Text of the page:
HOUSE BILL REPORT
This analysis was prepared by non-partisan legislative staff for the use of legislative members in their deliberations. This analysis is not a part of the legislation nor does it constitute a statement of legislative intent.
As Passed House:
March 3, 2017
Title: An act relating to modifying collective bargaining law to authorize providing additional compensation to academic employees at community and technical colleges.
Brief Description: Modifying collective bargaining law to authorize providing additional compensation to academic employees at community and technical colleges.
Sponsors: Representatives Sells, Haler, Pollet, Appleton, Bergquist, Cody, Farrell, Riccelli, Lovick, Johnson, Ormsby, Springer, Gregerson, Ryu, Wylie, Sawyer, Santos, Senn, Goodman, Fey and Stanford.
Labor & Workplace Standards: 1/24/17, 2/2/17 [DP];
Appropriations: 2/13/17, 2/22/17 [DP].
Passed House: 3/3/17, 65-32.
HOUSE COMMITTEE ON LABOR & WORKPLACE STANDARDS
Majority Report: Do pass. Signed by 5 members: Representatives Sells, Chair; Gregerson, Vice Chair; Manweller, Ranking Minority Member; Doglio and Frame.
Minority Report: Do not pass. Signed by 2 members: Representatives McCabe, Assistant Ranking Minority Member; Pike.
Staff: Trudes Tango (786-7384).
HOUSE COMMITTEE ON APPROPRIATIONS
Majority Report: Do pass. Signed by 22 members: Representatives Ormsby, Chair; Robinson, Vice Chair; MacEwen, Assistant Ranking Minority Member; Stokesbary, Assistant Ranking Minority Member; Bergquist, Cody, Fitzgibbon, Haler, Hansen, Hudgins, Jinkins, Kagi, Lytton, Manweller, Pettigrew, Pollet, Sawyer, Senn, Springer, Stanford, Sullivan and Tharinger.
Minority Report: Do not pass. Signed by 11 members: Representatives Chandler, Ranking Minority Member; Buys, Caldier, Condotta, Harris, Nealey, Schmick, Taylor, Vick, Volz and Wilcox.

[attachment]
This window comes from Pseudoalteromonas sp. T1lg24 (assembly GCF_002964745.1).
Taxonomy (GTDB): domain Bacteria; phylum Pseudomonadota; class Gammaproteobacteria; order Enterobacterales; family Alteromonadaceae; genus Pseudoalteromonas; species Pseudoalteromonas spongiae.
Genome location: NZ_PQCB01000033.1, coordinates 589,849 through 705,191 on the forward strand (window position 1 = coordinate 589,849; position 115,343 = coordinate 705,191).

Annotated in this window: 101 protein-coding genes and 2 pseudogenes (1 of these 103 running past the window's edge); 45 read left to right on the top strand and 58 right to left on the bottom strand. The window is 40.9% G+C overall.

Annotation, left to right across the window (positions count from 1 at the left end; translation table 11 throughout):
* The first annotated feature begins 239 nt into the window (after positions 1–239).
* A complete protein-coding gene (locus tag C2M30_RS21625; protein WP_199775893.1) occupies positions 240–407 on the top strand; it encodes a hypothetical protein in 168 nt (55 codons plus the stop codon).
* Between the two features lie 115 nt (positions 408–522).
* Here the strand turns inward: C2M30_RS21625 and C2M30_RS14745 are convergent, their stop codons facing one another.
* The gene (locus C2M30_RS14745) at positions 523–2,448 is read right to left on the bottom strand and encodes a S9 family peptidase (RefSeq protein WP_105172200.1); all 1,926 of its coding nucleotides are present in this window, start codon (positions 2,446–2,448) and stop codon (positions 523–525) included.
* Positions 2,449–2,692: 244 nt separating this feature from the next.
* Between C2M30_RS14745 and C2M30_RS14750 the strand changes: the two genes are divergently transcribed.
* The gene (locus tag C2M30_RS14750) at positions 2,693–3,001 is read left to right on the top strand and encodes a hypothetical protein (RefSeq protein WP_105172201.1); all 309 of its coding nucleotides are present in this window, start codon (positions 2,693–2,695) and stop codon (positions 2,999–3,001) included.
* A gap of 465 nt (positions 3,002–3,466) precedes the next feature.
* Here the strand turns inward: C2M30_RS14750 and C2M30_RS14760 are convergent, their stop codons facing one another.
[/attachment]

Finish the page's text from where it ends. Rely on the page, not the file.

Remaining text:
Staff: David Pringle (786-7310).
Several collective bargaining laws apply to public institutions of higher education. These laws generally provide that the governing boards and the exclusive bargaining representatives have a mutual obligation to bargain in good faith over wages, hours, and terms and conditions of employment. For faculty at four-year institutions and certain student employees at the University of Washington and Washington State University, a collective bargaining agreement may not include compensation that exceeds the amount or percentage established by the Legislature in the appropriations act. However, the employer may provide additional compensation to faculty and certain student employees that exceeds that provided by the Legislature. For academic employees at community and technical colleges (CTCs), a contract may not include salary increases that exceed the amount or percentage established by the Legislature in the appropriations act and allocated by the State Board for Community and Technical Colleges (State Board). Any provisions pertaining to salary increases in a contract are not binding upon future actions of the Legislature. If any provision of a salary increase is subsequently modified by the Legislature in an appropriations act, the parties must enter into collective bargaining to arrive at the mutually agreed upon replacement for the modified provision. There is no provision allowing for additional compensation.